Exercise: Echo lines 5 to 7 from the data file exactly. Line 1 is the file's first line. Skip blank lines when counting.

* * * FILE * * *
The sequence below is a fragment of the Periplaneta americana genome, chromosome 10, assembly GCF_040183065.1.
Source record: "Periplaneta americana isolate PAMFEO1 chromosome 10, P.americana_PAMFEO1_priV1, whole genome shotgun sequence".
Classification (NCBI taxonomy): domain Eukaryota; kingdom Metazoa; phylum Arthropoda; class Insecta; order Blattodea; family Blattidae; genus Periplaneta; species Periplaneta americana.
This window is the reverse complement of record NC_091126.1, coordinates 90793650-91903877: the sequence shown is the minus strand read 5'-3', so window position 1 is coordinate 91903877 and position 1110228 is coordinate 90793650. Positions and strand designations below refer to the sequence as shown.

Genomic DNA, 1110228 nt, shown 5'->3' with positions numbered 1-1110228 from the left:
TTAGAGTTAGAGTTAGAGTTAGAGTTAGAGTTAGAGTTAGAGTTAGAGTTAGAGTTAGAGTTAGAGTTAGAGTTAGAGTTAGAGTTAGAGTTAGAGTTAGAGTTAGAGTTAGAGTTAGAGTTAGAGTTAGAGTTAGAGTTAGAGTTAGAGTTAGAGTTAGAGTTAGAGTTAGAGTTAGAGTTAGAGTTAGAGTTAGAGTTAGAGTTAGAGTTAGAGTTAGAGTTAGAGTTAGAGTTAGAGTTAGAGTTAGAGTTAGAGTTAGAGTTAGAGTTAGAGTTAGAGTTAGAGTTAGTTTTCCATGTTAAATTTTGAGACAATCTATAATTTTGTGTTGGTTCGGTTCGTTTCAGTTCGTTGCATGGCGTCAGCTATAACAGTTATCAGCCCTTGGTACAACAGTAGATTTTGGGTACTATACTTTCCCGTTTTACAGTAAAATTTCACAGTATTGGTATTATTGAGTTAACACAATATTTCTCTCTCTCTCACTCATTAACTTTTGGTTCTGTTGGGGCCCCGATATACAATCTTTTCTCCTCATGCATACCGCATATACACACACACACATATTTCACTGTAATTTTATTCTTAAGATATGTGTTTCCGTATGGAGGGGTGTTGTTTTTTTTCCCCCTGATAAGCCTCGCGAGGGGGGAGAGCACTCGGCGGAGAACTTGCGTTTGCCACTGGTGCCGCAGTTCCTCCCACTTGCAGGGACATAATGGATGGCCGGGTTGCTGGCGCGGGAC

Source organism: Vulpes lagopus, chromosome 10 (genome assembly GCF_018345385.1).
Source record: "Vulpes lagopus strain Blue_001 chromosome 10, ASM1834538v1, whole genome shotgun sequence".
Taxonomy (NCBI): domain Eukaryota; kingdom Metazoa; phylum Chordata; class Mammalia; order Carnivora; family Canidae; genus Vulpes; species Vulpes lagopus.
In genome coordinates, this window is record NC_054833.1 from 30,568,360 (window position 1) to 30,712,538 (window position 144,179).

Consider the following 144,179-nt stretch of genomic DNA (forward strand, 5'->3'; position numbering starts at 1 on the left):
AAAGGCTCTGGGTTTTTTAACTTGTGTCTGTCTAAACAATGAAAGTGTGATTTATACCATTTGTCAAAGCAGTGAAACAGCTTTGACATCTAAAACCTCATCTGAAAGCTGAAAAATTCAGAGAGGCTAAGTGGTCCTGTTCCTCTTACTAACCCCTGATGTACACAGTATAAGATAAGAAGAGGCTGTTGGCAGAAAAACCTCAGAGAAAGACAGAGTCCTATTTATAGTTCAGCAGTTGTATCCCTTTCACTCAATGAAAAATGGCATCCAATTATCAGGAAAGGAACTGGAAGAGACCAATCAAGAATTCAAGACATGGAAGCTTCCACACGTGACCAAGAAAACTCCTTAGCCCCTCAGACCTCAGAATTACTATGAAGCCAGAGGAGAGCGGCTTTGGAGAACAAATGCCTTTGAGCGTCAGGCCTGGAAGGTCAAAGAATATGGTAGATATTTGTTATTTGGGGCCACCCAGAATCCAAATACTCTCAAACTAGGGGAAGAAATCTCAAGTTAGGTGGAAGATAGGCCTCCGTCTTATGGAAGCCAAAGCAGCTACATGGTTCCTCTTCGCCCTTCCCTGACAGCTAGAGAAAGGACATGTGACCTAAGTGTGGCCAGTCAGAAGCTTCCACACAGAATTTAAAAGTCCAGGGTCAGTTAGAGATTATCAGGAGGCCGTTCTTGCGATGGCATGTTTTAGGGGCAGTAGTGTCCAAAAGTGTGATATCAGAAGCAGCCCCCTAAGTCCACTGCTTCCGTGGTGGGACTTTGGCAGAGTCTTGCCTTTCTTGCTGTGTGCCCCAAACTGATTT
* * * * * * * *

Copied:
Genomic DNA, 1110228 nt, shown 5'->3' with positions numbered 1-1110228 from the left:
TTAGAGTTAGAGTTAGAGTTAGAGTTAGAGTTAGAGTTAGAGTTAGAGTTAGAGTTAGAGTTAGAGTTAGAGTTAGAGTTAGAGTTAGAGTTAGAGTTAGAGTTAGAGTTAGAGTTAGAGTTAGAGTTAGAGTTAGAGTTAGAGTTAGAGTTAGAGTTAGAGTTAGAGTTAGAGTTAGAGTTAGAGTTAGAGTTAGAGTTAGAGTTAGAGTTAGAGTTAGAGTTAGAGTTAGAGTTAGAGTTAGAGTTAGAGTTAGAGTTAGAGTTAGAGTTAGAGTTAGAGTTAGAGTTAGTTTTCCATGTTAAATTTTGAGACAATCTATAATTTTGTGTTGGTTCGGTTCGTTTCAGTTCGTTGCATGGCGTCAGCTATAACAGTTATCAGCCCTTGGTACAACAGTAGATTTTGGGTACTATACTTTCCCGTTTTACAGTAAAATTTCACAGTATTGGTATTATTGAGTTAACACAATATTTCTCTCTCTCTCACTCATTAACTTTTGGTTCTGTTGGGGCCCCGATATACAATCTTTTCTCCTCATGCATACCGCATATACACACACACACATATTTCACTGTAATTTTATTCTTAAGATATGTGTTTCCGTATGGAGGGGTGTTGTTTTTTTTCCCCCTGATAAGCCTCGCGAGGGGGGAGAGCACTCGGCGGAGAACTTGCGTTTGCCACTGGTGCCGCAGTTCCTCCCACTTGCAGGGACATAATGGATGGCCGGGTTGCTGGCGCGGGAC

Source organism: Vulpes lagopus, chromosome 10 (genome assembly GCF_018345385.1).